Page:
A Maximum Entropy Model of Phonotactics

and Phonotactic Learning

Bruce Hayes and Colin Wilson


Text

Preprint version, August 2007.  Final version published 2008 in Linguistic Inquiry 39: 379-440.

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Abstract

The study of phonotactics (e.g., the ability of English speakers to distinguish possible words like blick from impossible words like *bnick) is a central topic in phonology. We propose a theory of phonotactic grammars and a learning algorithm that constructs such grammars from positive evidence.

Our grammars consist of constraints that are assigned numerical weights according to the principle of maximum entropy. Possible words are assessed by these grammars based on the weighted sum of their constraint violations. The learning algorithm yields grammars that can capture both categorical and gradient phonotactic patterns. The algorithm is not provided with any constraints in advance, but uses its own resources to form constraints and weight them. A baseline model, in which Universal Grammar is reduced to a feature set and an SPE-style constraint format, suffices to learn many phonotactic phenomena. In order to learn nonlocal phenomena such as stress and vowel harmony, it is necessary to augment the model with autosegmental tiers and metrical grids. Our results thus offer novel, learning-theoretic support for such representations.

We apply the model to English syllable onsets, Shona vowel harmony, quantity-insensitive stress typology, and the full phonotactics of Wargamay, showing that the learned grammars capture the distributional generalizations of these languages and accurately predict the findings of a phonotactic experiment.

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Software

This is a user-friendly version of the software used in the research described above.  Given a set of representative words from a language, in user-chosen phonetic transcription, it constructs a constraint-based grammar that attempts to learn the phonotactic principles of the language.  The grammar can be tested by querying it for its numerical rating of a set of test forms.

The software was written by Colin Wilson, with an graphical user interface and other user-oriented modications by Frank Capodieci.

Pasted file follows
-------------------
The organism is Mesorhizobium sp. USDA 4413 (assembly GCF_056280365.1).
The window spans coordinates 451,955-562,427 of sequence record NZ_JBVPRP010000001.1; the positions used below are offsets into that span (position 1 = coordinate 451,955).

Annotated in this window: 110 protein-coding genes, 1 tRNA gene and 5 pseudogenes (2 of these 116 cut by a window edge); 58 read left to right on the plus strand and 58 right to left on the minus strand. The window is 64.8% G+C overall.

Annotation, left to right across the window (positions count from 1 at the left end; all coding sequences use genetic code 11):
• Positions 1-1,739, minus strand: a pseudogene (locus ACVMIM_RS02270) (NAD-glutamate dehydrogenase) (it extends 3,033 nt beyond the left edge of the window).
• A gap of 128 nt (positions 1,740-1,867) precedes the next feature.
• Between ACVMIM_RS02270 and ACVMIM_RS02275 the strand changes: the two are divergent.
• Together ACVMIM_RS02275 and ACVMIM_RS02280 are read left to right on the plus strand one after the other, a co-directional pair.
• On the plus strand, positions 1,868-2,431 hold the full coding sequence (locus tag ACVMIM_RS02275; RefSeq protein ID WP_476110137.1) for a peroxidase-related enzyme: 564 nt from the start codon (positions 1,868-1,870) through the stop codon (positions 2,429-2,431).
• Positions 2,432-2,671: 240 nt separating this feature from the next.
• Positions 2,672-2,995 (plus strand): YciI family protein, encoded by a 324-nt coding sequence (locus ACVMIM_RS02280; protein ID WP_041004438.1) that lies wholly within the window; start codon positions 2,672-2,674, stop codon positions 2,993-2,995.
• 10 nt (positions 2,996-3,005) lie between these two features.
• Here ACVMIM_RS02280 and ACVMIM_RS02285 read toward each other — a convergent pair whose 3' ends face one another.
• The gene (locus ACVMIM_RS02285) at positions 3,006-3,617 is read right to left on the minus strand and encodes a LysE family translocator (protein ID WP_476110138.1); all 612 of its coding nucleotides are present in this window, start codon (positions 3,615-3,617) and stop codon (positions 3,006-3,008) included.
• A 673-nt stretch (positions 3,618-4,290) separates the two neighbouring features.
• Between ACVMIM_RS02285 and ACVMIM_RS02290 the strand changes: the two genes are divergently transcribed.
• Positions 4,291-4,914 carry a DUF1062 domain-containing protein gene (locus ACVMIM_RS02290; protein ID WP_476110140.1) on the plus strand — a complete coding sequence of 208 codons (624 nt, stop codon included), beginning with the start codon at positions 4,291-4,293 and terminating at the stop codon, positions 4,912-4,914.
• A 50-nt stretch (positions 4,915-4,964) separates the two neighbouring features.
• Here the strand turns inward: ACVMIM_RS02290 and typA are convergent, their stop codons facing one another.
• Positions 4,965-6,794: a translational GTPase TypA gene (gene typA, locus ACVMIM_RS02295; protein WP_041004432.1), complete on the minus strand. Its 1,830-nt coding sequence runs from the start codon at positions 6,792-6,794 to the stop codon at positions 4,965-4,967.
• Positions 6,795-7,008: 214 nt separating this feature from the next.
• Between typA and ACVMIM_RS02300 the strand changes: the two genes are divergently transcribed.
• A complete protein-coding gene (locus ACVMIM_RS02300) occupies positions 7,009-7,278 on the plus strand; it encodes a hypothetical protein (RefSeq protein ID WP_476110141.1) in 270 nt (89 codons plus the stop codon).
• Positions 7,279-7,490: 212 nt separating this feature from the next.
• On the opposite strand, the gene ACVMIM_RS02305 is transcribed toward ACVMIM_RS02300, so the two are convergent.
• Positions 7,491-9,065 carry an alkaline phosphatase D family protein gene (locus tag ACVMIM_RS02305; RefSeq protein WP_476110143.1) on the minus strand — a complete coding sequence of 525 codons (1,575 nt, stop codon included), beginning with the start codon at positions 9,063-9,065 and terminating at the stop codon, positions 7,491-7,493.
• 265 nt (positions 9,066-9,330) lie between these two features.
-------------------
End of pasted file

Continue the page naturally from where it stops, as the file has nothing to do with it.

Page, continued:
The software runs in Java and is platform-independent (we have tested in on Windows XP, Windows Vista, and Macintosh OS X, version 10.4.10).

Download the software
Read the manual

The software comes in a zip file, which you should save in a folder of your choice.  Then unzip it, which will yield:

We advise you look at the manual, which is short.

Update, February 2008:  We're noticing various (usually overcomable) problems in feedback from users.  To minimize trouble, please do look at the last page of the manual, "Troubleshooting".  The plan is to fix all of these in the next release.

This software is released under the GNU General Public License, meaning it can be freely used by anyone for any noncommercial purpose.  The authors would appreciate your citing it (either the paper above, or this web page) in any published work that may result.

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Simulation files

For interpretation of file content, see the paper and manual.
English onsets
learning data
feature chart
trigram limitation file

tableau with testing results
    Shona vowel harmony
learning data
feature chart
projections file
trigram limitation file
tableau with testing results
    Wargamay phonotactics
learning data
feature chart
projections file

trigram limitation file

tableau with testing results

Similar files for stress simulations (schematic data) available on request.

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Contact information  

Bruce Hayes, bhayes@humnet.ucla.edu; Colin Wilson, colin@cogsci.jhu.edu

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Last updated July 15, 2008